Anti-Surveillance Coalition That Includes Apple Condemns Proposals for Device Backdoors

Discussion in 'Politics, Religion, Social Issues' started by MacRumors, May 2, 2018.

  1. MacRumors macrumors bot


    Apr 12, 2001

    The Reform Government Surveillance coalition, which includes several major tech companies who have teamed up to lobby for surveillance law reform, this week released a statement condemning recent proposals for backdoor access into electronic devices and reaffirming a commitment to strong encryption.

    The coalition is made up of multiple tech companies who have taken a strong stance against weakening encryption, including Apple, Google, Microsoft, Dropbox, Snap, Evernote, LinkedIn, Oath (owned by Verizon) and Facebook.
    As ZDNet points out, the statement comes following a WIRED article profiling Microsoft chief technical Ray Ozzie and his suggestion for a solution called "Clear" that would supposedly provide law enforcement with access to encrypted data with less security risk.

    Ozzie's proposal uses a public key and a private key (housed and protected by a company like Apple) that are used to encrypt and decrypt a PIN generated on the device. No one is meant to be able to decode and use the PIN to unlock the device aside from the vendor, using the aforementioned private key.
    Ozzie demonstrated his "Clear" solution to representatives from tech companies that included Apple, Google and Facebook, according to WIRED, but unsurprisingly, none of them had "any interest whatsoever" in voluntarily implementing that kind of access into their devices and services.

    The coalition Apple is a part of in April published a core principle pledging to ensure device security through strong encryption and calling on governments to avoid taking actions that would require companies to "create any security vulnerabilities in their produces and services."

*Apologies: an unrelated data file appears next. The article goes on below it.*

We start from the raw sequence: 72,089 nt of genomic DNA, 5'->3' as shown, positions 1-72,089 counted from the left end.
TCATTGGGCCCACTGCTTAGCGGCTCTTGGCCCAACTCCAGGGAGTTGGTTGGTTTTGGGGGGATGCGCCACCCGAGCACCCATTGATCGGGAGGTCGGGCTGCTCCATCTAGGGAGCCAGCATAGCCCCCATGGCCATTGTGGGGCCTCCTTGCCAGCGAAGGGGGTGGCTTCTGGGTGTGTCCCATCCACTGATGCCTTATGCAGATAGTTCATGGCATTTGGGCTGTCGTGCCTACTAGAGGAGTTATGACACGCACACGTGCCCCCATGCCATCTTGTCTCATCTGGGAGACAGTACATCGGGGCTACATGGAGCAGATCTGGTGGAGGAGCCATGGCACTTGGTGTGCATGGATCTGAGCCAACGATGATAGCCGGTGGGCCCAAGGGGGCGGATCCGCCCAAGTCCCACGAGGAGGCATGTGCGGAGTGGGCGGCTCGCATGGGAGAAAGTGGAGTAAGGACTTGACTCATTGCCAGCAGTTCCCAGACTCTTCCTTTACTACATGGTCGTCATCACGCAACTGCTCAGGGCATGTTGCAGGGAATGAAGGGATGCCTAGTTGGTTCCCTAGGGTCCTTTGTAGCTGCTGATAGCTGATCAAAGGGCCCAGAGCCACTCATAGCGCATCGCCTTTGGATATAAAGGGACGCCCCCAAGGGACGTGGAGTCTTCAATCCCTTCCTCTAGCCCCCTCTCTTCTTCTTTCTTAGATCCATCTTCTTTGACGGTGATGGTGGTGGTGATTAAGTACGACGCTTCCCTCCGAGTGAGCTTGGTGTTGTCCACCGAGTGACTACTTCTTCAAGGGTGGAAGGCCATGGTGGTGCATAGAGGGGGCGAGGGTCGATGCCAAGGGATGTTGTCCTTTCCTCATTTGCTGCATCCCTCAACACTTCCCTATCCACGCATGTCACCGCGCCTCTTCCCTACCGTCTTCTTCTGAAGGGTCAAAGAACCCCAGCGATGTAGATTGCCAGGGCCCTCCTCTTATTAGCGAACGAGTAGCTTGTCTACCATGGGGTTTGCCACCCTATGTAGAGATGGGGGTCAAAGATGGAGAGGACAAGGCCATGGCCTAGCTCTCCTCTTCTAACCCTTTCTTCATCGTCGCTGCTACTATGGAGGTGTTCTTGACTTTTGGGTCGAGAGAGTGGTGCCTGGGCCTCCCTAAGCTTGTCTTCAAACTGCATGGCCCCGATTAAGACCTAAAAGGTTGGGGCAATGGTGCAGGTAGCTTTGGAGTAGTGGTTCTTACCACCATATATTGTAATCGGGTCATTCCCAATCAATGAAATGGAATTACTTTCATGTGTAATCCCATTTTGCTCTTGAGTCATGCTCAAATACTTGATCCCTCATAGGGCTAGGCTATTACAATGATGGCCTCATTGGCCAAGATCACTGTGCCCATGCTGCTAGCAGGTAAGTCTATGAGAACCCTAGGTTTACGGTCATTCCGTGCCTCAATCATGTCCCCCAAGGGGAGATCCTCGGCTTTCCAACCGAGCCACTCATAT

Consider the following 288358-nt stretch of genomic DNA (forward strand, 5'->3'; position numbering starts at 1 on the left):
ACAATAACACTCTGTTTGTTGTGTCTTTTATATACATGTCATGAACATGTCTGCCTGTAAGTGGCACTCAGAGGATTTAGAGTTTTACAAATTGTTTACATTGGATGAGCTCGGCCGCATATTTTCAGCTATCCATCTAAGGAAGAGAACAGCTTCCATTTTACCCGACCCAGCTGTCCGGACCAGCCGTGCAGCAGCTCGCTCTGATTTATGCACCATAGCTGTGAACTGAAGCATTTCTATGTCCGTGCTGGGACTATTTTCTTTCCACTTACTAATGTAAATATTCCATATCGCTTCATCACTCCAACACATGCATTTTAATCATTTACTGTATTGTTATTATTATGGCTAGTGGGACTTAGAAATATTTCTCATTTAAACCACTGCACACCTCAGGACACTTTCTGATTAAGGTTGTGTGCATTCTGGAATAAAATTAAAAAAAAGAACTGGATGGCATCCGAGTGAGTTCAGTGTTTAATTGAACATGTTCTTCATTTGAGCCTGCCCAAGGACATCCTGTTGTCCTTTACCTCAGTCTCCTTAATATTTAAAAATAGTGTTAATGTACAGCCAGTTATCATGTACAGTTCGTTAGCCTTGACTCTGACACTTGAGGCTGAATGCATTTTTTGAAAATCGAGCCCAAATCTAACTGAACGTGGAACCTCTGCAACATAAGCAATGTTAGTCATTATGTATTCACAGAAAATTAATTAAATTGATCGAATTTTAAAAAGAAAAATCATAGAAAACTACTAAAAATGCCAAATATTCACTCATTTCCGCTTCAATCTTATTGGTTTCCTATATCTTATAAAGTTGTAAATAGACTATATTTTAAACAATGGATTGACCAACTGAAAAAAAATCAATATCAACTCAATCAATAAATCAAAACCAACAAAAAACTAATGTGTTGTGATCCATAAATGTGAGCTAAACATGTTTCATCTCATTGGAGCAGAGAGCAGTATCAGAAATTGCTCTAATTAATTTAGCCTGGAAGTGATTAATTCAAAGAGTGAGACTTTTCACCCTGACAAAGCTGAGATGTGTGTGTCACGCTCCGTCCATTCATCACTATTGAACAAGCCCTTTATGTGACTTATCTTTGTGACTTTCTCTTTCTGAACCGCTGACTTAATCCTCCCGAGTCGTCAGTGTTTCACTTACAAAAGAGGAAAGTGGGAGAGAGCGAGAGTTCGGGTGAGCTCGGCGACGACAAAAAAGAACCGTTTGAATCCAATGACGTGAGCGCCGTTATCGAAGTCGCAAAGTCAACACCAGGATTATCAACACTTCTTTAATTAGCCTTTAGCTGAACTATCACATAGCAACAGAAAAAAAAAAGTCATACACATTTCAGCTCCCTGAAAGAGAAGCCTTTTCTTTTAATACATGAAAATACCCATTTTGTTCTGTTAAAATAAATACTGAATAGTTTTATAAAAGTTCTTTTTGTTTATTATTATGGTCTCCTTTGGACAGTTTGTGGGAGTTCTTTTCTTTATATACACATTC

The renewed activity from the Reform Government Surveillance group follows reports that have suggested law enforcement officials are quietly revisiting proposals that would require tech companies to add backdoor access into electronic devices for use by law enforcement officials.

    FBI and DOJ officials have been meeting with security researchers with the aim of developing approaches that would offer "extraordinary access" to encrypted devices like the iPhone, with DOJ officials reportedly "convinced" there is a way to create a backdoor without weakening a device's defense against hacking.

    Apple software engineering chief Craig Federighi recently said that this kind of backdoor access would "inject new and dangerous weaknesses into product security."

    "Weakening security makes no sense when you consider that customers rely on our products to keep their personal information safe, run their businesses or even manage vital infrastructure like power grids and transportation systems," Federighi said.

    Apple vehemently opposes backdoor solutions like the one Ozzie proposed because they have the potential to weaken device encryption and provide new ways for bad actors to access device data.